This is one of those questions that's always low-level bothered me, but never enough for me to actually expend effort finding out what the answer was (in cases like this I'm usually content to just assume the answer is "some dumb legacy thing" and get on with my life, but I started this blog partially so I'd stop doing things like that). At least here in the US, 99% of consumer-grade electrical plugs have ~2mm wide holes bored into the hot and cold prongs. See the technical diagram below if you don't know what I'm talking about:
They don't serve any purpose that I can think of, but since it must cost more to manufacture plugs with them than without them they must have at least a mildly compelling reason to exist, right? And that reason probably isn't "to make it easy to attach wires to them for incredibly unsafe DIY electrical work" either, although they are handy for that.
You would think that being a person who gets paid to do things involving electronics I'd have taken apart at least one electrical outlet in my life, or at least smashed it open to see what was inside (my standard method for doing science from ages 8-31). Apparently not though, because if I had I'd know there were little leaf-spring-loaded knobs inside modern electrical sockets that lightly latch into the plug-holes when you plug something in. They don't really "lock" as much as "add a little extra force holding the plug in," so you can do things like plug into a ceiling socket without gravity unplugging you. The contacts inside an electrical socket are also tapered so they'll "grab" the plug blades a little bit, but that will eventually wear out. If you've ever tried to keep a hole-less plug plugged into an older/crappier outlet, or even a holed plug plugged into an outlet so old it doesn't have the knob assembly, you'll probably notice that they fall out much more easily (I just tested this a second ago; handily, most AC USB chargers don't seem to be made with holes in the plugs these days, probably because they're light and have no hardwired cord).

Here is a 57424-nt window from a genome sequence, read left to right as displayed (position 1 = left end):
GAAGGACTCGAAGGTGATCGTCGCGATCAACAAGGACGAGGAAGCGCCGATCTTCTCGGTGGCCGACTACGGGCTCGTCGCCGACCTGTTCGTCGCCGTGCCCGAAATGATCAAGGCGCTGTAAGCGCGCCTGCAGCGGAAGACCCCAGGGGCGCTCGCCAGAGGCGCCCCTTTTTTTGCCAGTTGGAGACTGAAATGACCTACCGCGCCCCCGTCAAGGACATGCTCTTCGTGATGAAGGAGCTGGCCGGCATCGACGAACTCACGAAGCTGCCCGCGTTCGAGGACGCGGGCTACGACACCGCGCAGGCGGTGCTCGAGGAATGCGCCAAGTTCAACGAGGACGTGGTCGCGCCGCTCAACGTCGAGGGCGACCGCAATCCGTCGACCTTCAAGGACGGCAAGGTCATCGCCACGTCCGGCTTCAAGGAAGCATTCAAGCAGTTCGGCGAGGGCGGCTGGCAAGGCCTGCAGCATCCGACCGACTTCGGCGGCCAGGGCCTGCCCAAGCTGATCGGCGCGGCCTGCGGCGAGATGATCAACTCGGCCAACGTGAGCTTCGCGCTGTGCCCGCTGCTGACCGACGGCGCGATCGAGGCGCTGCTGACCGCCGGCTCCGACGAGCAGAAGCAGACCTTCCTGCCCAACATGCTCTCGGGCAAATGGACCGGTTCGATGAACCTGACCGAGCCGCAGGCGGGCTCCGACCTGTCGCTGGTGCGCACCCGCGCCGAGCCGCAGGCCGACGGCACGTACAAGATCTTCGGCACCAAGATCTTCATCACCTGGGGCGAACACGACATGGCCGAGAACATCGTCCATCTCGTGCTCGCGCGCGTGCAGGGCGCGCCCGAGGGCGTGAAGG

Amazingly, even Wikipedia didn't know this one. I had to go to some random techie message board to figure it out, unfortunately depriving me of the opportunity to smash open an outlet and empirically determine the answer. I might do it anyway though, just to be sure.